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Social Worker Builds Eco-Friendly Bamboo Bicycle That’s Cheaper, 60% Lighter

Asif Khan, who runs NGO Naturescape in Chhattisgarh, has built Bambooka, an eco-friendly bambook bicycle that utilises traditional handicraft skills and aims to generate livelihood among the tribal community.

With six years of professional experience in social work, Asif Khan left his job in 2019 to begin a sole proprietorship organisation called Naturescape, which works to improve the lives of tribal communities by offering them livelihood. Two years since its inception, the organisation has been successful in lending a hand to the tribes of Chhattisgarh’s Bastar and to use their traditional handicraft skills to manufacture unique products.

Now, Asif’s latest project in empowering the community is the Bambooka, a bicycle made of bamboo with help from artisans living in Bastar.

It all started when Asif’s organisation was asked by the district administration to make a cycle using wood as part of a project. However, he began looking for alternative materials when he found that a wooden bike would be too heavy to ride.

Asif says he got the idea of using bamboo from Africa, where such bicycles provide successful livelihoods to tribes. It took eight months of research to turn the idea into a prototype. “Neither the artisans nor I had technical knowledge with respect to making a bicycle frame. A Mumbai-based agency called Bamboochi shared their bicycle geometry with us, which made our work easier,” says Asif.

Why Bamboo?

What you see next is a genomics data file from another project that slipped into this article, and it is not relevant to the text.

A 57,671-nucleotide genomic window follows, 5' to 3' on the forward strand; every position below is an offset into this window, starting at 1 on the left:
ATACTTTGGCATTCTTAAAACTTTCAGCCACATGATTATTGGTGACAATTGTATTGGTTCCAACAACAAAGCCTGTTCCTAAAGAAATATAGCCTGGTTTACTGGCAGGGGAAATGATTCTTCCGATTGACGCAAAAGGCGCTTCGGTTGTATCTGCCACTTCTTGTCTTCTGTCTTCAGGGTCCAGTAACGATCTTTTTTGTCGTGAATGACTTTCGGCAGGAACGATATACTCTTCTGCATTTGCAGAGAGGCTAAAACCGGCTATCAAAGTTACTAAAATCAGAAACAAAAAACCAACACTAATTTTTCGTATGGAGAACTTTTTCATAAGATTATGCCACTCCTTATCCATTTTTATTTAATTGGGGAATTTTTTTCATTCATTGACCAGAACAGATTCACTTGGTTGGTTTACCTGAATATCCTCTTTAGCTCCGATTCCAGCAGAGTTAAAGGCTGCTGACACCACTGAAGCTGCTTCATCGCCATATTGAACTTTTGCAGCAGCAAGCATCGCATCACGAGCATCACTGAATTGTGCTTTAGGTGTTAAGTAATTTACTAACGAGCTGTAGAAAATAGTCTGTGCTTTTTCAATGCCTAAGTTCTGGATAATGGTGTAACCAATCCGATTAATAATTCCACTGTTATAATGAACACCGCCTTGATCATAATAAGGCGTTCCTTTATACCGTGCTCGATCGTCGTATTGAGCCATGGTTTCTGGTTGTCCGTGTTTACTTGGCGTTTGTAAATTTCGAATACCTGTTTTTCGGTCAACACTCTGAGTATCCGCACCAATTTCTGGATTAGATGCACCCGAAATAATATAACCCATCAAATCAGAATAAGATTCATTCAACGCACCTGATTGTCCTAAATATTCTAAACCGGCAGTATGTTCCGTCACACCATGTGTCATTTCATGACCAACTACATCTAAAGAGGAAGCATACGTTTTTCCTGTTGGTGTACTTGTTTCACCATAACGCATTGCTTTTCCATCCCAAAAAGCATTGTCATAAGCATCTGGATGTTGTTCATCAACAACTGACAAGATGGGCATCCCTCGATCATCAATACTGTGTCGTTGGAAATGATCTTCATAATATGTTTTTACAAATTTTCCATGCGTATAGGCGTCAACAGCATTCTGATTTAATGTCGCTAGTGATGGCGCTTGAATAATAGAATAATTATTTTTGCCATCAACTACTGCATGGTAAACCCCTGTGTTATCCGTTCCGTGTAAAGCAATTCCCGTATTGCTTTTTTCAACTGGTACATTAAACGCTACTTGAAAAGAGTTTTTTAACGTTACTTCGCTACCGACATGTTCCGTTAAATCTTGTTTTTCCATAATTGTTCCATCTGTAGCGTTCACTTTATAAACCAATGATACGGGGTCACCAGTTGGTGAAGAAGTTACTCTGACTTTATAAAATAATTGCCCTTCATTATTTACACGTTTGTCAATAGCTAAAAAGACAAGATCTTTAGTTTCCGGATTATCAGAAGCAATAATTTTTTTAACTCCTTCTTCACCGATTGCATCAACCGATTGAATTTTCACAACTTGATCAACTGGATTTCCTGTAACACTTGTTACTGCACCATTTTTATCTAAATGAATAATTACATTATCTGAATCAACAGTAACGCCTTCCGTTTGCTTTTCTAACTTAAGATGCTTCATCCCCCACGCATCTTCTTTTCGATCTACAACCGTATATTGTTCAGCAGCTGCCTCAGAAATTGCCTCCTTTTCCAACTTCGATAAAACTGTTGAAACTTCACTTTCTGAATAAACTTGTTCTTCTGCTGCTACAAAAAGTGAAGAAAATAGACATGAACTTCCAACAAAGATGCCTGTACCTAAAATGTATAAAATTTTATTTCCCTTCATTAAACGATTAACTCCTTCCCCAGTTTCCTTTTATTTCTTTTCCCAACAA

“The practice of making handicraft using bamboo is slowly deteriorating in our country. Bambooka is a humble attempt to bring bamboo back to its glory and support artisans. There are numerous possibilities in handcraft using bamboo. We hope it will receive attention and recognition through these projects,” shares Asif.

Handicrafts are a connection to their roots for the tribal community, Asif notes, and they use skills passed down from their ancestors when taking up various projects.

Presently, eight artisans are working on the bike, which will be made commercially available soon, and is available for pre-ordering.

Meanwhile, the bicycle also uses brass, wrought iron and jute fibre as raw material. “While such bicycles are made in many parts of the world, they use metals alongside bamboo. However, our raw materials are different, and that’s what’s special about our bike,” he adds.

The bicycle costs Rs 35,000 at present. Asif explains this is not overpricing, given that it takes 12-15 days of labour to produce one cycle.

Asif Khan, who runs NGO Naturescape in Chhattisgarh, has built Bambooka, an eco-friendly bambook bicycle that utilises traditional handicraft skills and aims to generate livelihood among the tribal community.
Bambooka – The bamboo bicycle developed by Naturescape.

“We make sure each artisan is paid adequately for their work, which leads to more expense. We run on a limited number of labourers, a problem that will hopefully be solved within a few months. With more artisans, it will take less time and eventually the price will also be reduced,” Asif says.

He also claims that similar bamboo cycles cost between Rs 50,000 and Rs 1,50,000 in different parts of the world. Compared to them, Bambooka is cheap and will be available for a lesser price in future.

Asif plans to convert his sole proprietorship organisation into a private limited company soon. “Several individuals and groups are interested in funding us and are coming forward. It will aid Naturescape’s work on a larger scale,” he says optimistically.

Other than handicrafts, Naturescape is also involved in the hospitality and tourism sector. Tribal areas like Bastar, located around 400 km from Chattisgarh, offer great spots to visit and plenty of activities to engage in. “It is a must-visit beautiful location in the state. We try to deliver employment opportunities to tribes by training them in the hospitality sector,” Asif says.

This passionate youngster is now busy meeting orders for Bambooka from several parts of the country, especially Delhi.

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